Sam­sung 850 Pro 2TB

Big­ger than any other SSD to date, but is it the best one around?

Mac Format - - RATED -

£750 Man­u­fac­turer Sam­sung, sam­

War­ranty 10 years

Per­for­mance or ca­pac­ity is the di­chotomy that’s dom­i­nated data stor­age since main­stream SSDs ap­peared. This one com­bines the speed of flash with multi-ter­abyte mass stor­age that has been the pre­serve of con­ven­tional hard drives.

Its huge ca­pac­ity is largely down to Sam­sung’s 3D V-NAND mem­ory, which stacks mem­ory cells atop one another, rather than ar­rang­ing them in a flat, 2D ar­ray. Yet it’s a plain old SATA drive, so as a MacBook Pro up­grade it’s best suited to 2011 and 2012 mod­els – the SATA-II in­ter­face in older ones will in­hibit its trans­fer rates. We tested it in a sub-£20 USB 3.0 en­clo­sure, since many re­cent Macs can boot from that in­ter­face, should you not want to per­form se­ri­ous surgery on your iMac or mini.

In our test­ing, the drive’s trans­fer rates were on par with other ex­ter­nal SSDs we’ve seen – a few megabytes per sec­ond faster than most of them in most tests, and it out­paced even An­gel­bird’s SSD2go pocket by 39MB/sec when writ­ing se­quen­tially, reach­ing 424.4MB/sec. It’s cer­tainly up there with the best SATA SSDs.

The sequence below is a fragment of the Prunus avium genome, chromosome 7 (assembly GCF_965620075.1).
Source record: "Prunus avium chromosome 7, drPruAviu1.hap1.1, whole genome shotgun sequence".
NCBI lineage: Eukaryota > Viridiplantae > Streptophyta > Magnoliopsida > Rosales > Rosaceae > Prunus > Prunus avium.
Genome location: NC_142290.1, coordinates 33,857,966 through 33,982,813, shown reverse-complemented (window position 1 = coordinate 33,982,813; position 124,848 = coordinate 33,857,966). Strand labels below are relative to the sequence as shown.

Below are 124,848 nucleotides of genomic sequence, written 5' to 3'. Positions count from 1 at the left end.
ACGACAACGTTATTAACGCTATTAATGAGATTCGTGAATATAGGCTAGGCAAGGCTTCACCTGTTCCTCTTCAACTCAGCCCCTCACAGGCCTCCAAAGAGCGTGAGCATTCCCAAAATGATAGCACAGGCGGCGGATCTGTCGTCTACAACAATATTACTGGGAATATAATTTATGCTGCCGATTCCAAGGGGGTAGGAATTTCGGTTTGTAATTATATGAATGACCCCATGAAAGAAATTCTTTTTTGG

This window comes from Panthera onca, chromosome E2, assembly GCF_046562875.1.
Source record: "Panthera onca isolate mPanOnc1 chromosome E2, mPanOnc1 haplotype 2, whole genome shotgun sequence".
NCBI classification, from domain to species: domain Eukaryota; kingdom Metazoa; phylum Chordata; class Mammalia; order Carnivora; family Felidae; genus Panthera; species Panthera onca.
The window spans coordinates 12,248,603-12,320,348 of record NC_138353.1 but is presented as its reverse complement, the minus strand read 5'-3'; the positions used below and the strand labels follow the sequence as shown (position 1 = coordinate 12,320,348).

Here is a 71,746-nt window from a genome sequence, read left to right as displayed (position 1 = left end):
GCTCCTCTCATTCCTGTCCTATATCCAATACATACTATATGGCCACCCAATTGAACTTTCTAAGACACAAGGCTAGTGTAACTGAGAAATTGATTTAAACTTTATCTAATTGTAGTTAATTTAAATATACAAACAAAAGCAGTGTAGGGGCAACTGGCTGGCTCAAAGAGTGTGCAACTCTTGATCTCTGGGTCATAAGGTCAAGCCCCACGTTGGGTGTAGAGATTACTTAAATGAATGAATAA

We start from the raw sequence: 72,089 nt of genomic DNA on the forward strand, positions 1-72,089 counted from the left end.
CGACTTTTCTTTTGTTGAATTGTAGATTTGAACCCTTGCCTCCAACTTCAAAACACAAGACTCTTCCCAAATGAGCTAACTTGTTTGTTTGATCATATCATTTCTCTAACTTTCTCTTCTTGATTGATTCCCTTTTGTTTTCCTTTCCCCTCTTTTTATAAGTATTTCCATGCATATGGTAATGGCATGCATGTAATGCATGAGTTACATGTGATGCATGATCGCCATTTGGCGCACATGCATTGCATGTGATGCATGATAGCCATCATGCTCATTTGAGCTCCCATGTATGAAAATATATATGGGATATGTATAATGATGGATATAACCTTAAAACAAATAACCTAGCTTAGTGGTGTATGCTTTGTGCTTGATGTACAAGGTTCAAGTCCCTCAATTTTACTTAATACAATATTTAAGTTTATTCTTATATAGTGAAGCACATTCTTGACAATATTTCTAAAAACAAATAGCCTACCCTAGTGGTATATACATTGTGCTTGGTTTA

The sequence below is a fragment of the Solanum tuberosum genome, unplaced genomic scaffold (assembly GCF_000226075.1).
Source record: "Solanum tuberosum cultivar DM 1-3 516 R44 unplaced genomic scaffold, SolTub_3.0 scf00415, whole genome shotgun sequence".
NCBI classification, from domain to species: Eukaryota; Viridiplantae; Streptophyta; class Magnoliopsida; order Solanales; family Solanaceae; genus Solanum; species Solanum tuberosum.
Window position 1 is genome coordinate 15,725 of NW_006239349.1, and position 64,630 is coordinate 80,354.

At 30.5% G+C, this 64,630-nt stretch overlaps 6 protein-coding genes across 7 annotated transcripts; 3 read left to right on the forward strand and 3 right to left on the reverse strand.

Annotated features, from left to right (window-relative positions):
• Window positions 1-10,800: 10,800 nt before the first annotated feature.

Viewed along­side newer stor­age con­nec­tors, this drive’s use of SATA means it is in­her­ently un­able to boost your Mac to match those with PCIe flash stor­age, but it’ll per­form well enough in Macs that can take it, and over USB 3.0. Ni­cholas James

Se­rial-ATA SSDs can be fit­ted to older MacBooks – and even cur­rent desk­top mod­els if you’re brave enough. If you need the big­gest and best SATA SSD for a MacBook up­grade, this one is the cream of the crop.

Huge ca­pac­ity for an SSD

Ex­cel­lent per­for­mance

Mega 10-year war­ranty

Ex­pen­sive up­grade

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